Click to see a Kobe photo gallery from his scoring spree
(Noah Graham/NBAE/Getty Images)
By David Simon

April 16, 2007 --

65...........................50...........................60...........................50.

No, that’s not a recorded series of highway speed limit signs. As unbelievable as it may seem, those are Kobe Bryant’s point totals in the four-game stretch from March 16-23. For one week, Kobe captivated NBA fans with a one-man scoring spree that pushed him into MVP consideration and cemented his status as the best scorer in the game.

Now, it can probably be agreed upon by most basketball observers that there is no more divisive subject in the league today than Kobe. Or “The Black Mamba.” Or KB24. However you want to refer to him, there are really only two schools of thought regarding this man. Some feel he is by far the best player in the league, one who has unmatched ability to take over a game and carry his team. Others feel he is a ball hog with no conscience or concept of team basketball. There is no in between, no give-and-take. An argument among fans regarding Kobe can get about as heated as an L.A. rooftop in August.

However, for that one week, all arguments seemed to stop. Fans just sat back and watched the brilliance. This man was willing his team to victories and nobody on the opposition could stop him. Not only that, but he did it in a way that was oddly familiar to us.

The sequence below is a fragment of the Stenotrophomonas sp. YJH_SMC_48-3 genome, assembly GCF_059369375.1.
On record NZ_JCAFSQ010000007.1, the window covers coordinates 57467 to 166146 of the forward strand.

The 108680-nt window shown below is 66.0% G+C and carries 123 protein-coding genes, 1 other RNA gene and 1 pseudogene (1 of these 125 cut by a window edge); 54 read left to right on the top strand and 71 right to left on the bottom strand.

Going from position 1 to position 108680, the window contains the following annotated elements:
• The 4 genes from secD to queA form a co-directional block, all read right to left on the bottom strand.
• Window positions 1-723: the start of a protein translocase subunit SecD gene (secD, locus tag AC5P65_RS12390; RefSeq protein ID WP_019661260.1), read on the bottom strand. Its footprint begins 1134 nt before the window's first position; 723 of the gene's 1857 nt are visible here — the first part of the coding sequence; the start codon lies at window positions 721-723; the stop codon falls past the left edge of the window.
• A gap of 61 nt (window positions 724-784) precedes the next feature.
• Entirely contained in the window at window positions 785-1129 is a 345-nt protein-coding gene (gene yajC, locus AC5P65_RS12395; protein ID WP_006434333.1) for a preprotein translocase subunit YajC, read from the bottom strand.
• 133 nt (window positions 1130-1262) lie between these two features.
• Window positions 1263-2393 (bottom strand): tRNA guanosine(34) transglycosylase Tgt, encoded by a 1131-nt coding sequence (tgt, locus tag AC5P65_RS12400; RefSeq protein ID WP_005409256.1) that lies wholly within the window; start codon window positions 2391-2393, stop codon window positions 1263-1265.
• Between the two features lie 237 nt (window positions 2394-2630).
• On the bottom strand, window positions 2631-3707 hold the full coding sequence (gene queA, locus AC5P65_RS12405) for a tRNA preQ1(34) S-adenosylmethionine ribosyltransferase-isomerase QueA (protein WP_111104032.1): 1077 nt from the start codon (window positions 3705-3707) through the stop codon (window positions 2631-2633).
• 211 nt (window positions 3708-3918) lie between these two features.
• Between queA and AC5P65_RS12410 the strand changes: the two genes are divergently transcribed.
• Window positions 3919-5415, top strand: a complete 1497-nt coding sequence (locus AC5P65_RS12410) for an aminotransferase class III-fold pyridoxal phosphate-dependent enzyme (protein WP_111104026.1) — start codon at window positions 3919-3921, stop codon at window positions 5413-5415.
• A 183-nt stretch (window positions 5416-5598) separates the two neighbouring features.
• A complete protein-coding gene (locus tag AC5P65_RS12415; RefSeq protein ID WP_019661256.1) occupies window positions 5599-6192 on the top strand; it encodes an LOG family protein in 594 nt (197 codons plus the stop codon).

Let’s go back for a moment and put the situation in perspective. On March 11, the Lakers were shellacked by the Mavs, 108-72. They then had three days off to stew about that embarrassing defeat. On March 15, L.A. was beaten soundly by the Nuggets, 113-86. It was the team’s seventh consecutive loss, marking the longest losing streak of coach Phil Jackson’s career. In two games they had been outscored by 63 combined points. It was the absolute low point of the season for L.A.

Los Angeles.

Hollywood.

So what happens in Hollywood when the good guys are in trouble? A hero emerges. You can almost picture Kobe sitting at his locker after the seventh straight defeat, towel draped over his head, staring at the floor in utter confusion. It was at this moment when he made a decision.

This was NOT going to happen again.

So the man some love to cheer and some love to jeer evolved into a superhero. The great thing was that we never knew it was coming. Unlike the movies, there was no Bat-Signal. No conveniently placed phone booth. No dramatic musical sequence to indicate a change in emotion. No, this was just a great basketball player who got fed up with losing.

The Portland Trail Blazers were the unlucky, unsuspecting first victim. Kobe had a solid 32 points entering the fourth quarter of the tie ballgame. In the fourth quarter, the Lakers scored 30 points. Actually, let me rephrase that – Kobe Bryant had 24 points in that fourth quarter, including a pair of free throws and a running jumper that got his team into overtime. He then scored nine of the Lakers’ 18 points in OT to put the game away.

Ladies and gentlemen, we had officially entered Act II.